"We support the Mohawks of the Grand River because Okanagan Peoples are in a similar situation with our Okanagan land title not being recognized by the Federal Government," says spokesman Alex Louie of the Osoyoos Indian Band.

He's also no fan of the Self-Government agreement signed between the Westbank Band and the Government.

The Westbank First Nation didn't endorse the protest however, some members of the band did take part in Tuesday’s protest.

Louie says there are so-called militants in his group who want to crank up the protest by blocking roads including the Okanagan Lake Floating Bridge.

"The militants are saying that if the government doesn't want to recognize our title to this land, then this is our land. They say if they want to create disruptions on our own land, then we may do so."

Louie says the protest will return to the Westside if things escalate in Ontario.

Lions Gate Bridge blocked

News from Vancouver.
First Nations solidarity backs up bridge traffic
Apr, 26 2006 - 2:30 AM

VANCOUVER/CKNW(AM980) - Protestors say Tuesday afternoon's disruption on the Lions Gate Bridge is just the start of action planned in solidarity with Caledonia, Ontario First Nations.

David Dennis, Vice President of the United Native Nations says the group is plotting their next move and is hoping to get other First Nations groups to join in the action, "We want to encourage our people to begin to stand up and wake up and tell themselves that you know lives are in danger, we got to get out there."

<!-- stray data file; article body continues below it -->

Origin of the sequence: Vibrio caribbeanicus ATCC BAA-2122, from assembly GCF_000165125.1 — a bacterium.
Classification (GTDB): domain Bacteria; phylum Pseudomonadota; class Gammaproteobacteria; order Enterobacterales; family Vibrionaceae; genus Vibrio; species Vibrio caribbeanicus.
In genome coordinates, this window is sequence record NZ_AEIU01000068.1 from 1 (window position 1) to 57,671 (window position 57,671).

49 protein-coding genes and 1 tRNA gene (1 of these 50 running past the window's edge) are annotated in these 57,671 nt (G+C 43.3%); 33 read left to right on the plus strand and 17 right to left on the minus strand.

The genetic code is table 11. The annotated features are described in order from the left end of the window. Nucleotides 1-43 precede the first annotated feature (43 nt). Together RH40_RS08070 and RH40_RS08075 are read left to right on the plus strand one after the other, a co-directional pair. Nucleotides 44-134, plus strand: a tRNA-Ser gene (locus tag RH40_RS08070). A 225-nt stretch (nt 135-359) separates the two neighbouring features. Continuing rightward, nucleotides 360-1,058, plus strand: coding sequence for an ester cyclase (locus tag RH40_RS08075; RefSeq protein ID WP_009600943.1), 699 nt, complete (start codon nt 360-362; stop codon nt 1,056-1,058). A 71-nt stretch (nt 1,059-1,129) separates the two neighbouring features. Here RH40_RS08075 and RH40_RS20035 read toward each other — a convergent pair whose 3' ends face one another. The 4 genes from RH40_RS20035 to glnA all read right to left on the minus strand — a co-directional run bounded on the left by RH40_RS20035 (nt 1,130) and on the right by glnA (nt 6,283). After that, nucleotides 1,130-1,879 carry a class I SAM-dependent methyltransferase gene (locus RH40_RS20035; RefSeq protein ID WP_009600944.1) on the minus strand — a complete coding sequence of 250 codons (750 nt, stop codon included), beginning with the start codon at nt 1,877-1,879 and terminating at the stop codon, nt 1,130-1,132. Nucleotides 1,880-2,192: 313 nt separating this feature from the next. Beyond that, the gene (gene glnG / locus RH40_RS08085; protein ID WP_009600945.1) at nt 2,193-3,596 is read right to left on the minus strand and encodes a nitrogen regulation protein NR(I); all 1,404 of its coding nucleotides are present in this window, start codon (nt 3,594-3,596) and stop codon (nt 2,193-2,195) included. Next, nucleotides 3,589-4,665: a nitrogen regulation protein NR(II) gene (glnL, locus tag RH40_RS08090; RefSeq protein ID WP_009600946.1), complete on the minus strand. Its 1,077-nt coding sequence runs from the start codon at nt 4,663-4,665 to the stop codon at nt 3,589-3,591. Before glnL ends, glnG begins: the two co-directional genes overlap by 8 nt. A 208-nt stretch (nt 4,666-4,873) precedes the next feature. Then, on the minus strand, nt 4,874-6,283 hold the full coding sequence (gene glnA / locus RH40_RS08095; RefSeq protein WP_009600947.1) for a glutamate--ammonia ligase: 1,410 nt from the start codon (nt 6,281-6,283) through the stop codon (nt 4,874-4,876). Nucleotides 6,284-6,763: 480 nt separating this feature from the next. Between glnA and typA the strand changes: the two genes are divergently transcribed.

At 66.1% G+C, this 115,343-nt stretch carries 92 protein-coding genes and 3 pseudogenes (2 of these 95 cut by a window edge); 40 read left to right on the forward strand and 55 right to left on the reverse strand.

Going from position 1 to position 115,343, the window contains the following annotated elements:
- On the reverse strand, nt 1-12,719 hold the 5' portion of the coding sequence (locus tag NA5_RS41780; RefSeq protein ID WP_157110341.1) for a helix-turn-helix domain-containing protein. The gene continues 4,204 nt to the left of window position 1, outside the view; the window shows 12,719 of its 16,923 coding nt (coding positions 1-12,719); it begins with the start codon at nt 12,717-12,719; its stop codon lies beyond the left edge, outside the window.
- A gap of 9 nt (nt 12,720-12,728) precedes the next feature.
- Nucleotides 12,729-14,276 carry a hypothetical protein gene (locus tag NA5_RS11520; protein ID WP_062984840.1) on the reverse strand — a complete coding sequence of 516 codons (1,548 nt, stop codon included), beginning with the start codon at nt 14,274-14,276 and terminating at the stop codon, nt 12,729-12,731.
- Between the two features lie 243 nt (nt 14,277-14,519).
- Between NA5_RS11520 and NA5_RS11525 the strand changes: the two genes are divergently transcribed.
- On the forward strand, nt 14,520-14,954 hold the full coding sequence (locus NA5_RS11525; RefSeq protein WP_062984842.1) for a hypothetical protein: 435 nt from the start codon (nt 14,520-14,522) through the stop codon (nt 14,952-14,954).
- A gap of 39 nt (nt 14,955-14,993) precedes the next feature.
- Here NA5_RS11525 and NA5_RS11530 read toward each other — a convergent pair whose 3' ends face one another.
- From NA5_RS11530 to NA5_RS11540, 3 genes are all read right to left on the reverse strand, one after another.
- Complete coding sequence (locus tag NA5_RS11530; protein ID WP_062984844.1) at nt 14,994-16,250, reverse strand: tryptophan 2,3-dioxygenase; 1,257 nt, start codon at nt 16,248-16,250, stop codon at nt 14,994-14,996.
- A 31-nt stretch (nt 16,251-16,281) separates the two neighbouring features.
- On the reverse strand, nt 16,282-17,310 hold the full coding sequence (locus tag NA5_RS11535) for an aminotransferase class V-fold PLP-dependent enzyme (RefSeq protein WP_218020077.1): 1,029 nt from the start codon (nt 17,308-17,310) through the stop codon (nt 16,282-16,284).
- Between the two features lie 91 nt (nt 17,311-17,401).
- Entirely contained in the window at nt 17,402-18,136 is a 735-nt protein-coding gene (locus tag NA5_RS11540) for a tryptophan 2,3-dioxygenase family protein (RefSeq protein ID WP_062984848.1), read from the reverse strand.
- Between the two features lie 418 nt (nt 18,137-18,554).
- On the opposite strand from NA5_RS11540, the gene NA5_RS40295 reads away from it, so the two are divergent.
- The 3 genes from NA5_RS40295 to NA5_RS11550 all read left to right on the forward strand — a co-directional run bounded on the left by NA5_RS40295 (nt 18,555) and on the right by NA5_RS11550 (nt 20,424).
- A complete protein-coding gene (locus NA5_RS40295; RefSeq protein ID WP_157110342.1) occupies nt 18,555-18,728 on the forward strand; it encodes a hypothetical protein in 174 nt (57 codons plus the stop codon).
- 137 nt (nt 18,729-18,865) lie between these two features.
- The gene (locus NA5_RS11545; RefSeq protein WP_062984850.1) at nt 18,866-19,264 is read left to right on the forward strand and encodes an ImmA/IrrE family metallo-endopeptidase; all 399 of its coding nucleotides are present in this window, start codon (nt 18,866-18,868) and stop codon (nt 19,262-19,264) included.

It's not clear what the future action may be or when it will happen. link

We'll be posting more about these actions.

Newmont Protest news roundup

Here are some media articles about the Stop Newmont protest.

Denver Post-Critics of Newmont Mining Corp. march Tuesday to the Inverness Hotel and Conference Center in Englewood, where the company held its annual shareholders meeting. CEO Wayne Murdy said nations could make better use of the taxes they collect. (Post / Jerry Cleveland)
CEO faults governments
By Tom McGhee
Denver Post Staff Writer

Some Third World governments collect taxes from gold producer Newmont Mining Corp. but don't spend the money to improve neighboring communities, the company's chairman and chief executive told shareholders Tuesday.

Newmont builds schools and clinics, improves infrastructure and helps train farmers to make better use of the land. But people who feel ignored by their governments expect the company to provide more of the services they lack, Wayne Murdy said.

"That's not our job. In many cases, they have governments that don't function very well, and people don't trust their governments," he said.

Murdy was questioned by activists who held proxies and were allowed into the company's annual meeting, and those from areas where the company operates painted a far different picture. full article